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The Nyingma Kama Collections

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 Posted on February 19, 2010 by Michael Sheehy in Research

By Paldor and Michael Sheehy

 Nyingma Kama, a collection of the oral teachings and practices brought to Tibet by Guru Padmasambhava and other great Vajra Masters during the Early Translation Period, taught to the Twenty-Five Disciples and passed down from teacher to student to the present day.

These texts are written in the u-chen Tibetan script.

Though the oral precepts of the Nyingma were introduced from the time of the imperial period, it was not until Smin gling Gter chen Rig ‘dzin ‘gyur med rdo rje (1646-1714) and his younger brother Smin gling Lo chen D+harma shrI (1654-1718) wrote a series of commentaries on these teachings that the kama (bka’ ma) or collection of oral transmissions were created. This indicated a separate category of Nyingma canonical literature in contrast to the terma (gter ma) or revelatory treasures.

In the 19th century, during the years 1840-1845, the scholar Rgyal sras Gzhan phan mtha’ yas (1800-1855) composed a set of ritual texts in association with the kama. Including the table of contents, this set totaled 9 volumes (ka-ta) and 83 individual texts (sometimes delineated as 88 works), and printing blocks were carved at Rdzogs chen Monastery in Kham. This was the 1st compilation of the Nyingma Kama Collections.

A few decades later at Dpal yul Monastery in 1875, Rgyal sprul Pad+ma mdo sngags bstan ‘dzin (1830-1892) then added an additional 16 volumes making the total of the kama 25 volumes (ka-ra) including 266 individual texts. The blocks for these were originally carved at Dpal yul Monastery and were later practiced and developed as part of the curricula at all of the major Nyingma monasteries in Kham, including Rdzogs chen, KaH thog, and Zhe chen. This became known as the Phyogs bsgrigs thengs gnyis pa or the second compilation of kama.


Bdudjoms Rin po che ‘Jigs bral ye shes rdo rje (1904-1988) later edited the existing kama collection and added another 33 volumes (ka-si), totaling 58 volumes or 567 individual texts. These were all handwritten manuscripts that were printed in India and titled the Bka’ ma rgyas pa. Gzan dkar Rin po che was then instrumental in publishing a set of 100 volumes that were distributed to monasteries and libraries. This expanded edition was the 3rd compilation of the kama.

In 1992, while Karma Bde legs was in KaH thog Monastery receiving the kama transmissions, he noticed that they had additional kama works that were not included in the Bdudjoms Rin po che collection. A year later, he went to visit Mkhan po Mun sel in Mgo log and discussed with him the additional works that he had discovered at KaH thog. Mkhan po Mun sel then suggested that the kama undergo a recompilation and though he did not have much money at the time, he gave 1,000 yuan to Karma Bde legs and asked his students KaH thog Mkhan po ‘Jam dbyangs and Nyga rong Tshe ring rgya mtsho to proceed. Under the auspices of this project, KaH thog Mkhan po ‘Jam dbyangs and Nyag rong Tshe ring rgya mtsho traveled to the various Nyingma monasteries throughout Kham, Karma Bde legs travelled through U-Tsang, Nepal and India. Also, Gzan dkar Rin po che helped in Europe and the United States in order to collect rare kama manuscripts and actualize Mkhan po Mun sel’s request. An edition of 100 copies of 120 kama volumes were then printed for the festive occasion of the Tenth Day Ceremony (Tshe’i bcu’i dus ston) at the reopening of KaH thog Monastery. This is known as the Bka’ ma shin tu rgyas pa or the extremely extensive edition of the kama. In addition to this one time printing of the 120 volumes, there were printings of an additional 55 volumes that were distributed to monasteries and added to the exisitng 58 volumes of the Bdudjoms Rin po che edition, making the kama a 113 volume collection.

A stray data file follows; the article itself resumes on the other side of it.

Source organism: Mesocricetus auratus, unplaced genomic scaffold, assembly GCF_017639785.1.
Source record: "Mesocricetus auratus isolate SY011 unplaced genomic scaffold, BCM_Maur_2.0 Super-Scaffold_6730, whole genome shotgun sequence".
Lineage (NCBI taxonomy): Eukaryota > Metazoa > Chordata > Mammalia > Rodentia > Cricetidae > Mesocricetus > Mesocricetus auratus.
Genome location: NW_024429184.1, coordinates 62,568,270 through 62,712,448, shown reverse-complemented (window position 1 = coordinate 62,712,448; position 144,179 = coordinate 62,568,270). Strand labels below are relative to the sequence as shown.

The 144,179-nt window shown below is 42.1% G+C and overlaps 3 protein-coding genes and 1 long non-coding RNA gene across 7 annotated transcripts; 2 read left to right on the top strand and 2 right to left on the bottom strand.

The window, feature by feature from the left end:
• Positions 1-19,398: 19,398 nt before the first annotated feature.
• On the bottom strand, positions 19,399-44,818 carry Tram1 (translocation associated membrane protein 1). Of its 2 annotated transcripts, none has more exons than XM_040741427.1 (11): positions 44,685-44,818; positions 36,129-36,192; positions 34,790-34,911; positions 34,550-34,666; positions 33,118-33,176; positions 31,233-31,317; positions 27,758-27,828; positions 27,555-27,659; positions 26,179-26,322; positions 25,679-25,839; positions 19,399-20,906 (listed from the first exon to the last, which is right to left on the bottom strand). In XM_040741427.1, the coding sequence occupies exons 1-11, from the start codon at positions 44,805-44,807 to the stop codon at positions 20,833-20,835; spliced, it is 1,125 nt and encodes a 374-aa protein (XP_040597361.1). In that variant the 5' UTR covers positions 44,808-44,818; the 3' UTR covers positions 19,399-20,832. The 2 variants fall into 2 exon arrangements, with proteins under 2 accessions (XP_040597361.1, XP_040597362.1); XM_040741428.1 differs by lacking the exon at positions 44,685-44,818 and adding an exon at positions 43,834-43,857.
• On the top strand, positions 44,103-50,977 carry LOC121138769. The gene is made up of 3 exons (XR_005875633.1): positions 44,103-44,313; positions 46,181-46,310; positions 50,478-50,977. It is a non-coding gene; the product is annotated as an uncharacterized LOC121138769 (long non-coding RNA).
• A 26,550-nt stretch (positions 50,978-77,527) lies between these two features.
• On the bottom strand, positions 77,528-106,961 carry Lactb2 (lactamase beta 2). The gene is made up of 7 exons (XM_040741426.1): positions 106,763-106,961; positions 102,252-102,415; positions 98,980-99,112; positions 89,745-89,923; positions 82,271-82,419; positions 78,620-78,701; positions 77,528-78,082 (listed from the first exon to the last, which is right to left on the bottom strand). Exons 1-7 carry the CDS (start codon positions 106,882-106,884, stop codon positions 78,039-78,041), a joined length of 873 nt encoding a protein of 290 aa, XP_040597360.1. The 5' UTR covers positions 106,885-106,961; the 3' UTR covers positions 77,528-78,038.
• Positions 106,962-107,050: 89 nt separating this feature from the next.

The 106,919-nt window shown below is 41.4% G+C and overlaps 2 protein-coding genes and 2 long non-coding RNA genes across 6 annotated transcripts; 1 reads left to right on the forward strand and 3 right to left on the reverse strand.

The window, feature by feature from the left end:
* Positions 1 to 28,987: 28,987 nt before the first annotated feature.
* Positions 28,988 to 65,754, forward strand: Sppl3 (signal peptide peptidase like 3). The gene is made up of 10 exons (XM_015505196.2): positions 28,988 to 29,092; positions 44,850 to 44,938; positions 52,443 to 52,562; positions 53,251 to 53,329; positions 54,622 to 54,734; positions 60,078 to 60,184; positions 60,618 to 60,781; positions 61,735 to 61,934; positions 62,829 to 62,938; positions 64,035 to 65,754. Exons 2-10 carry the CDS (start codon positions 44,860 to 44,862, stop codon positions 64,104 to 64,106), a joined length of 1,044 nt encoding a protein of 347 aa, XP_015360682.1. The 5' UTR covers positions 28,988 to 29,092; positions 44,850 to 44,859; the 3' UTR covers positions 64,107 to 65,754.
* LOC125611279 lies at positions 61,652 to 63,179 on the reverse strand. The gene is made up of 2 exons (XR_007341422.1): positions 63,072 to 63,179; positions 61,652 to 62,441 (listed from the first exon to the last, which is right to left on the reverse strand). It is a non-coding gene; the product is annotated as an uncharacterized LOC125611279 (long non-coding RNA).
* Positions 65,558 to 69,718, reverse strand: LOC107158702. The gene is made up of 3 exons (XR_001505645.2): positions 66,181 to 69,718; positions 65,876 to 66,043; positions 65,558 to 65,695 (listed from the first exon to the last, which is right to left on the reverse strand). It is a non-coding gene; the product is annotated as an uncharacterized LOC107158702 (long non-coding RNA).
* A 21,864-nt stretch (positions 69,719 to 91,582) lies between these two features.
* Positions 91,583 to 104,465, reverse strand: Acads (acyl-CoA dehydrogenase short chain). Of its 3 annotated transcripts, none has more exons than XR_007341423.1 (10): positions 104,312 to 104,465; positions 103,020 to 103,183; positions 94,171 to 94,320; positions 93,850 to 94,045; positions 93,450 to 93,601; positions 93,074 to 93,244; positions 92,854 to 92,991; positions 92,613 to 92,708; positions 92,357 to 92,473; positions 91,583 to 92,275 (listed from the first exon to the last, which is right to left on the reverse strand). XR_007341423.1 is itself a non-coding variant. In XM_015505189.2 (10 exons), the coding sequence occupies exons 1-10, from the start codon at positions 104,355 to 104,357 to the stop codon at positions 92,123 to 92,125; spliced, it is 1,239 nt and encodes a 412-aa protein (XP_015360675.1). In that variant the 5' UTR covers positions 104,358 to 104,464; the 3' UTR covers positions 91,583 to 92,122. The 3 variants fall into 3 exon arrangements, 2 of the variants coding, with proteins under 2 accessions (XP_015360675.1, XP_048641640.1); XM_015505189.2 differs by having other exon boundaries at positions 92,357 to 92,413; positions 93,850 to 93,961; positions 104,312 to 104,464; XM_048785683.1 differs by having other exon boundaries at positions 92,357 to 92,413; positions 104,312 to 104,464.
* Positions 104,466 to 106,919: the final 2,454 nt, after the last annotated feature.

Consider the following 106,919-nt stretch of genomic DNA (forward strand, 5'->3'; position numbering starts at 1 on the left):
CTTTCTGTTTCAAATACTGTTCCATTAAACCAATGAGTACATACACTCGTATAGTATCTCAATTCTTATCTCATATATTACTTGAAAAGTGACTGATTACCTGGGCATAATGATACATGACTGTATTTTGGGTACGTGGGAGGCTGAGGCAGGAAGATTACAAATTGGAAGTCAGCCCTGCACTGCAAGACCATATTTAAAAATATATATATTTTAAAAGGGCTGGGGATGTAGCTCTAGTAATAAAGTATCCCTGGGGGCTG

With the advice of Gzan dkar Rin po che, Tshe ring rgya mtsho started to organize the computer input of the entire kama. This was oficially initiated as a government project under the direction of the Sichuan Department of Minorities (Si khron mi rigs don gcod khang) at the National Minority Rare Text Collection and Restoration office (Dpe rnying dpe dkon ‘tshol sdud khang). This department spent 1 million and 3 hundred thousand yuan to rearrange, edit, add, and publish the kama in a total of 133 volumes (ka-po) or 1,110 individual texts. Though this is often referred to as the 2nd edition of the 3rd compilation, it is in fact a 4th compilation of the Nyingma Kama Collection.

The TBRC Library currently features outlines for the Bka’ ma rgyas pa (58 vols.) compiled by Bdudjoms Rin po che and the Bka’ ma shin tu rgyas pa (120 vols.).